Regulatory Developments

Pesticide Rules in Oregon More Protective than EPA’s

Beginning January 1, 2019, employers with employees who apply pesticides by spray to agricultural fields in Oregon will be subject to state rules to protect agricultural workers, the pesticide applicators, and others, including the families of these workers. The rules parallel those in EPA’s Worker Protection Standard (WPS) but, according to Oregon OSHA, are more protective in multiple ways, particularly with regard to EPA’s Application Exclusion Zone (AEZ), the area adjacent to but outside the pesticide-treated area.

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Federal law allows states to implement their own rules to protect workers against pesticide exposure as long as these are at least as protective as EPA’s.

Spray Drift

EPA’s WPS addresses the risks from unintended pesticide drift by requiring that people move 100 feet (ft) away from an area being treated with pesticides. But Oregon OSHA notes that the rule was designed for workers in the field and does account for the interaction of the AEZ with worker housing and other nearby structures. Also, the federal rule allows people to return to the AEZ immediately after spray equipment has passed by.

Oregon OSHA’s rules enhance EPA’s by factoring in respirators. When the pesticide label does not require the applicator to wear a respirator, the AEZ must be at least 100 feet large, as is the case with EPA’s rule. But the Oregon rules also require that for an additional 15 minutes, people must stay out of the zone or stay indoors within the zone. The 15-minute interval provides time for pesticide drift to settle. Second, when the pesticide label requires that applicators wear respirators, the AEZ expands to at least 150 feet, and people must stay out of the zone for an additional 15 minutes; there is no option to stay indoors in the zone.

Windows, Shoes, and Storage

Other ways in which Oregon OSHA’s rules vary from EPA’s WPS include the following:

  • In the AEZ, windows and doors must be shut and air intakes must be turned off before evacuating or remaining inside an enclosed agricultural structure. EPA’s WPS has no such requirement.
  • Personal or household items in the AEZ must be protected from potential contamination or stored. EPA’s WPS has no such requirement.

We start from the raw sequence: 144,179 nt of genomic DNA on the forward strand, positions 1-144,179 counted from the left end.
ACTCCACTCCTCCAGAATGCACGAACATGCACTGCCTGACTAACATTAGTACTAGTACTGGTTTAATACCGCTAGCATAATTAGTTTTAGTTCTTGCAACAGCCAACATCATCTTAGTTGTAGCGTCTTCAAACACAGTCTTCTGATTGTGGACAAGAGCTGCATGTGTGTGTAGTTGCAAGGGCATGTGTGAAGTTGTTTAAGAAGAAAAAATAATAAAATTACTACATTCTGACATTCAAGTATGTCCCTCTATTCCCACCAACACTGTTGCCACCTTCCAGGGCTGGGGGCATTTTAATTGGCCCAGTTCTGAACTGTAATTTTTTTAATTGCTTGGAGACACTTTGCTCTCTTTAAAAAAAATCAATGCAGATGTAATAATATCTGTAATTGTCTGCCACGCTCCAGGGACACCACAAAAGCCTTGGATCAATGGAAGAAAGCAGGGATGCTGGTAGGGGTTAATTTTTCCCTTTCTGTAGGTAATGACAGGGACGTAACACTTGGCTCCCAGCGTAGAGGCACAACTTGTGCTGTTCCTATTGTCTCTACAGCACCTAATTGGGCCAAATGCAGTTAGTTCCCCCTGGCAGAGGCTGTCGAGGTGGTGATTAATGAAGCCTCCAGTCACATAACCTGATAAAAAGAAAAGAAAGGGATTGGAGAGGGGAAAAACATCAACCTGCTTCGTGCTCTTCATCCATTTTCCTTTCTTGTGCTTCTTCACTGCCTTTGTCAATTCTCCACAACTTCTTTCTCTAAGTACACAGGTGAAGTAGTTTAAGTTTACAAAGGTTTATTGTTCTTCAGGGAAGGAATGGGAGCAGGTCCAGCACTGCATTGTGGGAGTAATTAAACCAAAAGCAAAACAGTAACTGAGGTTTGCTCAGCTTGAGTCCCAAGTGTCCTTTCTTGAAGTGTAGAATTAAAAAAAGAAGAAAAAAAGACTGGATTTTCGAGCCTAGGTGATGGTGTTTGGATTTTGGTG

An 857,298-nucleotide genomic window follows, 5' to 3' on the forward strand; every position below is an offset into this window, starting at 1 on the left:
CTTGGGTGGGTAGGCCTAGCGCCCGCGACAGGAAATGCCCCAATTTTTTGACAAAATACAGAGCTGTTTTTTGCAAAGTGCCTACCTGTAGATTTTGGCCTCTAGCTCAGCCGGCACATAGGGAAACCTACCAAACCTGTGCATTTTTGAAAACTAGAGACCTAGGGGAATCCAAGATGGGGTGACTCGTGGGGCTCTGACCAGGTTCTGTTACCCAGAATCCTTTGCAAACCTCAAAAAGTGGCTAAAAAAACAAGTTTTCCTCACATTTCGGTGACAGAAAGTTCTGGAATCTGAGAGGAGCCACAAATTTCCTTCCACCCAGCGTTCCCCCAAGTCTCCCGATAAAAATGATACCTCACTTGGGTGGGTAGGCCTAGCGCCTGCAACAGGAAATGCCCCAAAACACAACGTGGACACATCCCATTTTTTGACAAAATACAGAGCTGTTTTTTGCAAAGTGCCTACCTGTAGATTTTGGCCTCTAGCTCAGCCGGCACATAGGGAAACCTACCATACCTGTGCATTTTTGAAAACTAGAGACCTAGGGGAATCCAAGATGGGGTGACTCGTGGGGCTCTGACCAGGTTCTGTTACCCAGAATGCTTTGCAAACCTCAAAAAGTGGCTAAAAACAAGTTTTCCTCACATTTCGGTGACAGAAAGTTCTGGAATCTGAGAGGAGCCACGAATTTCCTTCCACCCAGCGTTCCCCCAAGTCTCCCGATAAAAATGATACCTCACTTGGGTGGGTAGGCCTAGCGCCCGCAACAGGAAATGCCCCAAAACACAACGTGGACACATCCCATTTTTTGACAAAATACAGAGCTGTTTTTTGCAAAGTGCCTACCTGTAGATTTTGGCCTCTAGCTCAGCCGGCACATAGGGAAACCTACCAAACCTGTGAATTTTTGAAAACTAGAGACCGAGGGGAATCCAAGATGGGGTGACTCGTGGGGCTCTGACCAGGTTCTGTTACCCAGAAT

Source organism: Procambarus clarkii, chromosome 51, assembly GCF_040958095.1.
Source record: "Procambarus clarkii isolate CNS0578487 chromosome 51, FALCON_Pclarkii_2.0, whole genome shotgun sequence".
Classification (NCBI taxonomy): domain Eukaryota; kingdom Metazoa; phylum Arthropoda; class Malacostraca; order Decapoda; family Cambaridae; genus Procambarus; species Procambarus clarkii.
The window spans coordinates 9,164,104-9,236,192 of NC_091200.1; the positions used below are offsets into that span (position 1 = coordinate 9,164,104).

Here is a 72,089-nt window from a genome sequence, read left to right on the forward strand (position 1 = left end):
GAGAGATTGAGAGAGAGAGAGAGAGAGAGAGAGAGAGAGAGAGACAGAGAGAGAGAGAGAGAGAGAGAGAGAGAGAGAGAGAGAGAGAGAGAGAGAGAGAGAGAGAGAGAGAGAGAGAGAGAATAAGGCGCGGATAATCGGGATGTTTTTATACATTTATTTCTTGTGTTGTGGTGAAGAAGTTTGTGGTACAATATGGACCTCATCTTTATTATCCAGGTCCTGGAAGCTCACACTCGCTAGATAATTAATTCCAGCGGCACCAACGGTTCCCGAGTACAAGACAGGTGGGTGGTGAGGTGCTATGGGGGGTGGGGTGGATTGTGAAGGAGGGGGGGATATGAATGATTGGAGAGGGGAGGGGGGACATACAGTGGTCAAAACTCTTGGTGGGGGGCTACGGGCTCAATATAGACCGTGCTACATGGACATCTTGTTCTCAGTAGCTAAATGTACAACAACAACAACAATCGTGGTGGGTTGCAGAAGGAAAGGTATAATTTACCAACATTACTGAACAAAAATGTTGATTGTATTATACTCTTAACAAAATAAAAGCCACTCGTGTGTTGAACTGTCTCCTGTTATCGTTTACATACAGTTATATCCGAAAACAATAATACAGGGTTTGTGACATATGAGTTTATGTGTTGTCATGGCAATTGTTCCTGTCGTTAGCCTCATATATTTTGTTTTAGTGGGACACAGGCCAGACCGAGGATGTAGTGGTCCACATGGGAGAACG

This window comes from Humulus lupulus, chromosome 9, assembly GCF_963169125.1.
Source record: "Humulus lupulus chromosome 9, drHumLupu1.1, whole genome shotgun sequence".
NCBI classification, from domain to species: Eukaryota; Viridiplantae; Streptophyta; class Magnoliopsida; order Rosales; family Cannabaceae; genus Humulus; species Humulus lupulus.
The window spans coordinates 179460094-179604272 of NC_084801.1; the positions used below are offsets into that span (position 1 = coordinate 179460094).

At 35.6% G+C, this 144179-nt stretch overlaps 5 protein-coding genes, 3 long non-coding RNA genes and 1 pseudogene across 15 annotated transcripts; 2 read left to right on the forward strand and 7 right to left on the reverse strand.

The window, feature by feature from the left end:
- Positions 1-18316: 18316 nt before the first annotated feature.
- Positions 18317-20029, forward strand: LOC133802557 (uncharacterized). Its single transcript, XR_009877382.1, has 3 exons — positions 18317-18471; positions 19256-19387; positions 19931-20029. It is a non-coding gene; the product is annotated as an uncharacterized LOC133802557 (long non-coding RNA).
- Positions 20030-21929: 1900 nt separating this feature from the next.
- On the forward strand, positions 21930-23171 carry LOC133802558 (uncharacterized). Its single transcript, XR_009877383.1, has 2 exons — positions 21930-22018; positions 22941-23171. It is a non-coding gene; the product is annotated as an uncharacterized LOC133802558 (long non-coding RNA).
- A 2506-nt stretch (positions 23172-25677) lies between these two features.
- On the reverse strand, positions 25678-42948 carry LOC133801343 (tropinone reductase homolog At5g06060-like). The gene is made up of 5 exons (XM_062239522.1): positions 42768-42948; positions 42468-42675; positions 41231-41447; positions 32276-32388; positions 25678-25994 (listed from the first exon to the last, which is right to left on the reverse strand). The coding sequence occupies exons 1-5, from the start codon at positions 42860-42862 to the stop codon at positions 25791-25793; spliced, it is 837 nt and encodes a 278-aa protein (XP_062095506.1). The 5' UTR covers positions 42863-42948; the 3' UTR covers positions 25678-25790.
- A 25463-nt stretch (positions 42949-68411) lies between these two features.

• Provisions must be provided for closeable storage areas for shoes or boots to prevent tracking pesticides into agricultural structures. EPA’s WPS has no such requirement.
  • Employers are subject to notification and instruction requirements, including notification of spray start and stop times and instructions on closing windows and protecting items from contamination. EPA’s WPS simply requires that employers do not direct people to remain in the AEZ.
  • Information stations must be provided for pending pesticide applications for an AEZ that contains agriculture labor housing. EPA’s WPS has no such requirement.
  • Training must be made available for adult occupants in addition to workers. EPA’s WPS has no such requirement.
  • To encourage the use of innovative solutions to reduce the potential for spray drift, Oregon OSHA may grant a variance from the AEZ requirements if the employer can demonstrate that a different approach meets the intent of the rules. Again, there is no parallel requirement in EPA’s WPS.

Stakeholder Input on Challenging Issue

“Putting these rules into action means workers and their families are better protected in Oregon than they are in the vast majority of the country,” said Michael Wood, administrator for Oregon OSHA. “These rules are the result of a lot of hard work by stakeholders and plenty of thoughtful public comments about the right approach to a challenging issue.”

The text of the rules and related information are here.

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